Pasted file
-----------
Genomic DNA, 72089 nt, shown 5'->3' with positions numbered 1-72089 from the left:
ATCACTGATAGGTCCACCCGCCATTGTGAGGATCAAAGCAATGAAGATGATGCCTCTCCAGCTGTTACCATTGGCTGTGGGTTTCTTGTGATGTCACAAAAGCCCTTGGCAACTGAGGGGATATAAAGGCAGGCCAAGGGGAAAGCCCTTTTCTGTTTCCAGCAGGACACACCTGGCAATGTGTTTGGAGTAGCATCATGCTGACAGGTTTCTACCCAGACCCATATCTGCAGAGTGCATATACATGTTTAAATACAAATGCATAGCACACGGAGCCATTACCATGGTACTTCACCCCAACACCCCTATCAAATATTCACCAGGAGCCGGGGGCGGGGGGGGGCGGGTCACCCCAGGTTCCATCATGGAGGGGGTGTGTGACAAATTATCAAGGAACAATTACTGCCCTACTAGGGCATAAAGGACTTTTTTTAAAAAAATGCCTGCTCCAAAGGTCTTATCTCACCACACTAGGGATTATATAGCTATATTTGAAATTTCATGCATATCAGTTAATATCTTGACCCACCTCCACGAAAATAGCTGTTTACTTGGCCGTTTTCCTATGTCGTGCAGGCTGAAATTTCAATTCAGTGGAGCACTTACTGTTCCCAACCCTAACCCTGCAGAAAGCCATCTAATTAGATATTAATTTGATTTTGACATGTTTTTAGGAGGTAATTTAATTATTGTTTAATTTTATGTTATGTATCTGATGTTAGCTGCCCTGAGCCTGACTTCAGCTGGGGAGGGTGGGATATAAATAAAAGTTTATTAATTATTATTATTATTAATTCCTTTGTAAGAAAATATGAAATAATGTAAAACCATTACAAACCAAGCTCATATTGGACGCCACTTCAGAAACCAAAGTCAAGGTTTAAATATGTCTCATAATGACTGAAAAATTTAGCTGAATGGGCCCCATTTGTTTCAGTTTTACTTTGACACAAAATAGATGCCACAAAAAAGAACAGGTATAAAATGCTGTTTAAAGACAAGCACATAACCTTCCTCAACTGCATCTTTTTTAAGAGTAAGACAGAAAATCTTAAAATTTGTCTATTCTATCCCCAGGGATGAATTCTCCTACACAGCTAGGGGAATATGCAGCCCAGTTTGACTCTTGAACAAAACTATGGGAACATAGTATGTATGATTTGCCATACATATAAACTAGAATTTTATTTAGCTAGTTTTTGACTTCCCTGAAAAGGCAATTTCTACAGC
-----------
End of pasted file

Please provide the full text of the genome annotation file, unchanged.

Genomic DNA, 72089 nt, shown 5'->3' with positions numbered 1-72089 from the left:
ATCACTGATAGGTCCACCCGCCATTGTGAGGATCAAAGCAATGAAGATGATGCCTCTCCAGCTGTTACCATTGGCTGTGGGTTTCTTGTGATGTCACAAAAGCCCTTGGCAACTGAGGGGATATAAAGGCAGGCCAAGGGGAAAGCCCTTTTCTGTTTCCAGCAGGACACACCTGGCAATGTGTTTGGAGTAGCATCATGCTGACAGGTTTCTACCCAGACCCATATCTGCAGAGTGCATATACATGTTTAAATACAAATGCATAGCACACGGAGCCATTACCATGGTACTTCACCCCAACACCCCTATCAAATATTCACCAGGAGCCGGGGGCGGGGGGGGGCGGGTCACCCCAGGTTCCATCATGGAGGGGGTGTGTGACAAATTATCAAGGAACAATTACTGCCCTACTAGGGCATAAAGGACTTTTTTTAAAAAAATGCCTGCTCCAAAGGTCTTATCTCACCACACTAGGGATTATATAGCTATATTTGAAATTTCATGCATATCAGTTAATATCTTGACCCACCTCCACGAAAATAGCTGTTTACTTGGCCGTTTTCCTATGTCGTGCAGGCTGAAATTTCAATTCAGTGGAGCACTTACTGTTCCCAACCCTAACCCTGCAGAAAGCCATCTAATTAGATATTAATTTGATTTTGACATGTTTTTAGGAGGTAATTTAATTATTGTTTAATTTTATGTTATGTATCTGATGTTAGCTGCCCTGAGCCTGACTTCAGCTGGGGAGGGTGGGATATAAATAAAAGTTTATTAATTATTATTATTATTAATTCCTTTGTAAGAAAATATGAAATAATGTAAAACCATTACAAACCAAGCTCATATTGGACGCCACTTCAGAAACCAAAGTCAAGGTTTAAATATGTCTCATAATGACTGAAAAATTTAGCTGAATGGGCCCCATTTGTTTCAGTTTTACTTTGACACAAAATAGATGCCACAAAAAAGAACAGGTATAAAATGCTGTTTAAAGACAAGCACATAACCTTCCTCAACTGCATCTTTTTTAAGAGTAAGACAGAAAATCTTAAAATTTGTCTATTCTATCCCCAGGGATGAATTCTCCTACACAGCTAGGGGAATATGCAGCCCAGTTTGACTCTTGAACAAAACTATGGGAACATAGTATGTATGATTTGCCATACATATAAACTAGAATTTTATTTAGCTAGTTTTTGACTTCCCTGAAAAGGCAATTTCTACAGC